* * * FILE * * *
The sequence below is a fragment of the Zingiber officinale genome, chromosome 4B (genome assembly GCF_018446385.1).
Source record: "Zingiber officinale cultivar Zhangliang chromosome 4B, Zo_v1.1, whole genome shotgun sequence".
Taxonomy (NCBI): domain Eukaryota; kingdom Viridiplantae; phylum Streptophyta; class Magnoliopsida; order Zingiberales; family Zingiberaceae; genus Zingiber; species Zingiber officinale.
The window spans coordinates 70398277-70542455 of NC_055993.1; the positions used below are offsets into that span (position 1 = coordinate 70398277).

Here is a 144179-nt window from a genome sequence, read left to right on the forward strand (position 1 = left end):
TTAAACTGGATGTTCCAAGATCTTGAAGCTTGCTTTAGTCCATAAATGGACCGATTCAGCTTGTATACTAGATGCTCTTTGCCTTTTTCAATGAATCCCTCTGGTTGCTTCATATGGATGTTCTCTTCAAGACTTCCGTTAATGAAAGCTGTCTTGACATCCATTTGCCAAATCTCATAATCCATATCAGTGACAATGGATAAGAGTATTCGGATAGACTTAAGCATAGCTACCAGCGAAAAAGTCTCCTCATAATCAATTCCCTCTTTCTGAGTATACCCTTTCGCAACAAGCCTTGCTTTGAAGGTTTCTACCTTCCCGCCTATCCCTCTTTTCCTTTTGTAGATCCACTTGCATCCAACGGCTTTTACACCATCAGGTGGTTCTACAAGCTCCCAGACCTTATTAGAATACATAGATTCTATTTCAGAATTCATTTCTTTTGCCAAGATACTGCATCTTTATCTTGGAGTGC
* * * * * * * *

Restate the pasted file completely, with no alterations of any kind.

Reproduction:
The sequence below is a fragment of the Zingiber officinale genome, chromosome 4B (genome assembly GCF_018446385.1).
Source record: "Zingiber officinale cultivar Zhangliang chromosome 4B, Zo_v1.1, whole genome shotgun sequence".
Taxonomy (NCBI): domain Eukaryota; kingdom Viridiplantae; phylum Streptophyta; class Magnoliopsida; order Zingiberales; family Zingiberaceae; genus Zingiber; species Zingiber officinale.
The window spans coordinates 70398277-70542455 of NC_055993.1; the positions used below are offsets into that span (position 1 = coordinate 70398277).

Here is a 144179-nt window from a genome sequence, read left to right on the forward strand (position 1 = left end):
TTAAACTGGATGTTCCAAGATCTTGAAGCTTGCTTTAGTCCATAAATGGACCGATTCAGCTTGTATACTAGATGCTCTTTGCCTTTTTCAATGAATCCCTCTGGTTGCTTCATATGGATGTTCTCTTCAAGACTTCCGTTAATGAAAGCTGTCTTGACATCCATTTGCCAAATCTCATAATCCATATCAGTGACAATGGATAAGAGTATTCGGATAGACTTAAGCATAGCTACCAGCGAAAAAGTCTCCTCATAATCAATTCCCTCTTTCTGAGTATACCCTTTCGCAACAAGCCTTGCTTTGAAGGTTTCTACCTTCCCGCCTATCCCTCTTTTCCTTTTGTAGATCCACTTGCATCCAACGGCTTTTACACCATCAGGTGGTTCTACAAGCTCCCAGACCTTATTAGAATACATAGATTCTATTTCAGAATTCATTTCTTTTGCCAAGATACTGCATCTTTATCTTGGAGTGC